I still think no one understands identifying market needs and desires and building solutions at the hardware and software level like Apple. I think that they now need to understand how to deal with and communicate with a customer base that is a bit less “religious” about their products and expect answers when questions arise. While I recommended the iPhone 3GS to a number of people who I thought were a good fit, I (like Consumer Reports) am holding on that recommendation for the iPhone 4 until Apple presents a better solution to the problem and not just a workaround.

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  3. “consumers aren’t satisfied by the response”…

    Really… I guess that’s why it’s selling faster than any smartphone in history & has a return rate of < 2% (an unheard of low percentage for smartphones).

    “I (like Consumer Reports) am holding on that recommendation for the iPhone 4 until Apple presents a better solution”…

    Wow…. I’m surprised Steve Jobs hasn’t visited your home to plead his case yet. I mean sure… they’ve sold over 3 million phones in 3 weeks & pretty much every retailer in the country who sells the phone has a 2-4 week wait-list going but man… just imagine how many more they could have sold with YOUR recommendation.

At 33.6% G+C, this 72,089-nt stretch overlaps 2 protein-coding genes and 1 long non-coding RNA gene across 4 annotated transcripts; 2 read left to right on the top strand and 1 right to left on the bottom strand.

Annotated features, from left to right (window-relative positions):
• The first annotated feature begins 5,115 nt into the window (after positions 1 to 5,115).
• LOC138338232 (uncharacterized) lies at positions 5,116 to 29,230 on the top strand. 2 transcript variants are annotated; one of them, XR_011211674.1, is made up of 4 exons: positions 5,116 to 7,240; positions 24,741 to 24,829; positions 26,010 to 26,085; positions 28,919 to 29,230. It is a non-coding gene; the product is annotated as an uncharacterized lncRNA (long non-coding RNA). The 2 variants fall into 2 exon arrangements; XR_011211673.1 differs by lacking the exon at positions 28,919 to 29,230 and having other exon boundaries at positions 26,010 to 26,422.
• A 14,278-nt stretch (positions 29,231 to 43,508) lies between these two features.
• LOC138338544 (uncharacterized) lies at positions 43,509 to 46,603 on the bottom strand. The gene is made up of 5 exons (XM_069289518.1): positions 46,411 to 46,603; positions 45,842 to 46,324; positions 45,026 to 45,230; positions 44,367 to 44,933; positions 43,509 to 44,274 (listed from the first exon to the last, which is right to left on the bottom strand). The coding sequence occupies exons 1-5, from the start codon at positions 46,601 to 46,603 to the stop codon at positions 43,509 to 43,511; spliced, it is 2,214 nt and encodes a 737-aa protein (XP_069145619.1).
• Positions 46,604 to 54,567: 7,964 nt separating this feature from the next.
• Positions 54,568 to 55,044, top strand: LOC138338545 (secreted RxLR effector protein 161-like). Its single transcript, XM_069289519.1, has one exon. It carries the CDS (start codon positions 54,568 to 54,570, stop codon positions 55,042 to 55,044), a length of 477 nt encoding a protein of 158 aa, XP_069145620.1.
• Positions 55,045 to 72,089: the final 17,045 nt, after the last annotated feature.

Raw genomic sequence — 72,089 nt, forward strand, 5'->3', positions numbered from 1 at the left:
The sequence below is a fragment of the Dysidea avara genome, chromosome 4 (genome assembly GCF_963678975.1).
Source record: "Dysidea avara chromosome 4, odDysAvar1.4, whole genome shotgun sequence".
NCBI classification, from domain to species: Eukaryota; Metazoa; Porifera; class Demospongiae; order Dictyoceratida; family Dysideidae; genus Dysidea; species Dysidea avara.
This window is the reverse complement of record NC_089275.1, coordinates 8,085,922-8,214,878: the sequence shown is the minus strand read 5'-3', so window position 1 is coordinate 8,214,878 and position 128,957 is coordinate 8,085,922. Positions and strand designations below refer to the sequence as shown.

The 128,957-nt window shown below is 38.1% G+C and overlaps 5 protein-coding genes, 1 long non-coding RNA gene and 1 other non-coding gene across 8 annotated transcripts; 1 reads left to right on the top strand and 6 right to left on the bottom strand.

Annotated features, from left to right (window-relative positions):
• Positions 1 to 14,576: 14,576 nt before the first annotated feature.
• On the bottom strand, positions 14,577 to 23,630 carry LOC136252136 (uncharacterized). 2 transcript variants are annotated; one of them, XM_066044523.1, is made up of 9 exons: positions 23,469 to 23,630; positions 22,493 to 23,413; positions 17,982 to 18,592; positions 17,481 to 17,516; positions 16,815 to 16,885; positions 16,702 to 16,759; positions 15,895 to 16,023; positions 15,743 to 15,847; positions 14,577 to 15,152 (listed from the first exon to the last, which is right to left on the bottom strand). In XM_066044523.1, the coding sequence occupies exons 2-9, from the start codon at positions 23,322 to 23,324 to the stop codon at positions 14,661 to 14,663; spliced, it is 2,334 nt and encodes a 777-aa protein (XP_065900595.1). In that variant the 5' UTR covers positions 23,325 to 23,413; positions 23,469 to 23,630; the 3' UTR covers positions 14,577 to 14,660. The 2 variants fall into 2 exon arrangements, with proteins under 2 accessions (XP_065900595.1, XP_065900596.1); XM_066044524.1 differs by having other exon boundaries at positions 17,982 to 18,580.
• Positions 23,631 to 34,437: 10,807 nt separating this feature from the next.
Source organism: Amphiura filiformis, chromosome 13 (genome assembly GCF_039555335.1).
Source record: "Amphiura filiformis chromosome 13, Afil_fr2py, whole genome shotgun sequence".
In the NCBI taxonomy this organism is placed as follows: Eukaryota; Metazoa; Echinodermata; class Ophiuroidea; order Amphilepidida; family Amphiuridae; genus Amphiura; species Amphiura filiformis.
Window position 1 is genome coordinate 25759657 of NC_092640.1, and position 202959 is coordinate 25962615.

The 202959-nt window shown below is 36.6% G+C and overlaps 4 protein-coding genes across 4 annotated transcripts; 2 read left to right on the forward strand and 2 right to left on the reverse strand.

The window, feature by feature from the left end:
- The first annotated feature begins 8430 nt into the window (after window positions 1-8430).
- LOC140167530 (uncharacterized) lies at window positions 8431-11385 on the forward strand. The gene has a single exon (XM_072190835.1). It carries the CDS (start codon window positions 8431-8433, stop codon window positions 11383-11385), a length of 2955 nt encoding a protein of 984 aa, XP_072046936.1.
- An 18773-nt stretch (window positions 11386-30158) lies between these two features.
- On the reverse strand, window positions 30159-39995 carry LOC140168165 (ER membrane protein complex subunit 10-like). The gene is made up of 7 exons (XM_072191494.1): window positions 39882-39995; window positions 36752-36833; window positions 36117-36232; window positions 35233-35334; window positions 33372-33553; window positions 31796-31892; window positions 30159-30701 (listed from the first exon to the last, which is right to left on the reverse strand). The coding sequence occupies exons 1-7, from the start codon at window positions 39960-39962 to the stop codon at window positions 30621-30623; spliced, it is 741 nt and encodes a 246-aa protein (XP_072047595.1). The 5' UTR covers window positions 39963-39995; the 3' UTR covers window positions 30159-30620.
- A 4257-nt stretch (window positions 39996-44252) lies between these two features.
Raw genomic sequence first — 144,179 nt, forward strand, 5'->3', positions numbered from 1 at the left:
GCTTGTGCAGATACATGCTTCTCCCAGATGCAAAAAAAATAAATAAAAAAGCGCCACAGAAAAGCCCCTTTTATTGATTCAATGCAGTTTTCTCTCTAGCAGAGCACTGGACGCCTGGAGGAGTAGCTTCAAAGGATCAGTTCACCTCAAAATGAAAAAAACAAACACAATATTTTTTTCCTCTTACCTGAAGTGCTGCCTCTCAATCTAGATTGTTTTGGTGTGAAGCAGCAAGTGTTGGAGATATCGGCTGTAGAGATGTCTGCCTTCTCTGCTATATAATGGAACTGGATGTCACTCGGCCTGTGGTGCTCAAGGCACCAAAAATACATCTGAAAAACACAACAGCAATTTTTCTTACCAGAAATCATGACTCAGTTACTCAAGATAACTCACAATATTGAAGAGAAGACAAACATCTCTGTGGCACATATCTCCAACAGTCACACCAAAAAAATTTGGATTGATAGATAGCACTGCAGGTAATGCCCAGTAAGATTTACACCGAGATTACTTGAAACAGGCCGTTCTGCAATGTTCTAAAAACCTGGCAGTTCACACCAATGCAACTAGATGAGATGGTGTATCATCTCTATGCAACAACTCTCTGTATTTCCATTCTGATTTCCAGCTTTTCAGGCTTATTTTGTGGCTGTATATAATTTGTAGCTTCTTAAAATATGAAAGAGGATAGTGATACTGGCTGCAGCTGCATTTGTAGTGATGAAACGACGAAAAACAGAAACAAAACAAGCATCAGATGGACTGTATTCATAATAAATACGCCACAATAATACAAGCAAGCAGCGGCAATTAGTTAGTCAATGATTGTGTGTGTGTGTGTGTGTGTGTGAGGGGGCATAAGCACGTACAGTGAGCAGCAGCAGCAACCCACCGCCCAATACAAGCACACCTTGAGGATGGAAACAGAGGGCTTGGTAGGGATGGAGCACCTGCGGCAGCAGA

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    1. You quote 3 million phones over 3 weeks. Do you remember Apple’s announcement about 1.7m Iphone 4 sales in the first two days?

      What does the distrubition above tell you?

      I am not surprised they rushed to release success figures after two days before the people find out about the issues.

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    2. Kirk,

      Quoting sales figures doesn’t solve the problem. If it did, Toyota would be in a far better position today then they are.